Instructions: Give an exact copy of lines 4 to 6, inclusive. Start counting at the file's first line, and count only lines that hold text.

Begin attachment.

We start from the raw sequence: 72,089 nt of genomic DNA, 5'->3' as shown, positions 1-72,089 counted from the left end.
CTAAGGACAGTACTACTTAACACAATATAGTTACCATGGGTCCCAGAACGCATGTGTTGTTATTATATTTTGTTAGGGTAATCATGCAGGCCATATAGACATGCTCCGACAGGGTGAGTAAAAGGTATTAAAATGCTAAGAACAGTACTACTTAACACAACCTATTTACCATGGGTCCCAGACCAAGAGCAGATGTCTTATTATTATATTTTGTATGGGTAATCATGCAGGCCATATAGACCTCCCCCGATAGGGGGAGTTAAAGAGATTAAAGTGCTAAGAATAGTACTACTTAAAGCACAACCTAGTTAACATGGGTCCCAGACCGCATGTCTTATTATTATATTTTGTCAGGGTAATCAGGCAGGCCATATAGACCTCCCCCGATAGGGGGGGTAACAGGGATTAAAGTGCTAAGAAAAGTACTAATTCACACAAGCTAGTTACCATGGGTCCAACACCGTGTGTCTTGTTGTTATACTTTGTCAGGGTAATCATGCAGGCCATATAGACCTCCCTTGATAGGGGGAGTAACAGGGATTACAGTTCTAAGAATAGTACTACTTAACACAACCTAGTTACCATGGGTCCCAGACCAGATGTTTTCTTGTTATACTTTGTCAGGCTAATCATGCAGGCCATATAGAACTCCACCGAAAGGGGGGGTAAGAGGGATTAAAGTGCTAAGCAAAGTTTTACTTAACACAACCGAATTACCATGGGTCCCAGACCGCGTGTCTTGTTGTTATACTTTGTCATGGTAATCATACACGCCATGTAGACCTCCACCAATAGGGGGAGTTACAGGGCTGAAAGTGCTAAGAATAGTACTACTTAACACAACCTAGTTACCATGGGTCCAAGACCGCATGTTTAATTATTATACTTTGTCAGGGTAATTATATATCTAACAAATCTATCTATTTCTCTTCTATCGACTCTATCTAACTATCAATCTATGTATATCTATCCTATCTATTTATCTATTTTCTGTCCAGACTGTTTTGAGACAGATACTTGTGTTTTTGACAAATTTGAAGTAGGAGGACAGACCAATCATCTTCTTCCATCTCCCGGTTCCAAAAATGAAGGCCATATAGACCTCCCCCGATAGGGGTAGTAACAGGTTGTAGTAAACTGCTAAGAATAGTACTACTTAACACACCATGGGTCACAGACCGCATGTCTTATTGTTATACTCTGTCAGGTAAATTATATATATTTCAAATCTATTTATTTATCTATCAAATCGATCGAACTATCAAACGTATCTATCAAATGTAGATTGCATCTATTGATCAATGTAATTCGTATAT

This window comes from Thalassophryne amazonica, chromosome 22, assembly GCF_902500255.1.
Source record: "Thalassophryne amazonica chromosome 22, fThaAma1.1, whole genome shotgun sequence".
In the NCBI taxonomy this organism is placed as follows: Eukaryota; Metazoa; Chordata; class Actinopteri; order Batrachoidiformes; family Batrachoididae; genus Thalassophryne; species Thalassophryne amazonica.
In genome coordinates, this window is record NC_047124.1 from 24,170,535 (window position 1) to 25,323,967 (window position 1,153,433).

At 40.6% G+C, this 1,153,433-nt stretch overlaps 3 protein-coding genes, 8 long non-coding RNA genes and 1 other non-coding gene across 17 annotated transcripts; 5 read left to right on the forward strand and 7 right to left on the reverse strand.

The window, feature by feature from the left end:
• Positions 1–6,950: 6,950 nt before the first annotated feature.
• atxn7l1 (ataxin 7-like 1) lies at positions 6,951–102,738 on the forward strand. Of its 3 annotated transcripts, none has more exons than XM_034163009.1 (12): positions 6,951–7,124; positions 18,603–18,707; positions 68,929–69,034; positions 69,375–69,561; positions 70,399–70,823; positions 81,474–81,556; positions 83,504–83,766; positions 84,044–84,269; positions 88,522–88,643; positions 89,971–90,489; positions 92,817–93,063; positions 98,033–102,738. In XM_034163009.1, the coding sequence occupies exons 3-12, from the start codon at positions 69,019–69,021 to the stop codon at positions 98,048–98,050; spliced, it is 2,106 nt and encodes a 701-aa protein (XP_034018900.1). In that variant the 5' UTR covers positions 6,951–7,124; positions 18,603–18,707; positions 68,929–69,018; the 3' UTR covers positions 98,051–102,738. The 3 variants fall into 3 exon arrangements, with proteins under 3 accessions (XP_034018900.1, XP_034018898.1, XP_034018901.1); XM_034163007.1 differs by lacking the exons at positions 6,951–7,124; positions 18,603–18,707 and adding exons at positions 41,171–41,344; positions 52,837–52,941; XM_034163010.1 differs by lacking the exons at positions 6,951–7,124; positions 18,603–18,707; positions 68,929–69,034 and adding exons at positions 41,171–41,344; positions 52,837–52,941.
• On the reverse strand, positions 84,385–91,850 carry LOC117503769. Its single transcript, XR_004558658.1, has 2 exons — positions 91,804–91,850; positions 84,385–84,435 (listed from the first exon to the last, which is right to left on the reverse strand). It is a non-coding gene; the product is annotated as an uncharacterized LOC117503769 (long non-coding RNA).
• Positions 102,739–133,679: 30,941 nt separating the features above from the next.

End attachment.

Source record: "Thalassophryne amazonica chromosome 22, fThaAma1.1, whole genome shotgun sequence".
In the NCBI taxonomy this organism is placed as follows: Eukaryota; Metazoa; Chordata; class Actinopteri; order Batrachoidiformes; family Batrachoididae; genus Thalassophryne; species Thalassophryne amazonica.
In genome coordinates, this window is record NC_047124.1 from 24,170,535 (window position 1) to 25,323,967 (window position 1,153,433).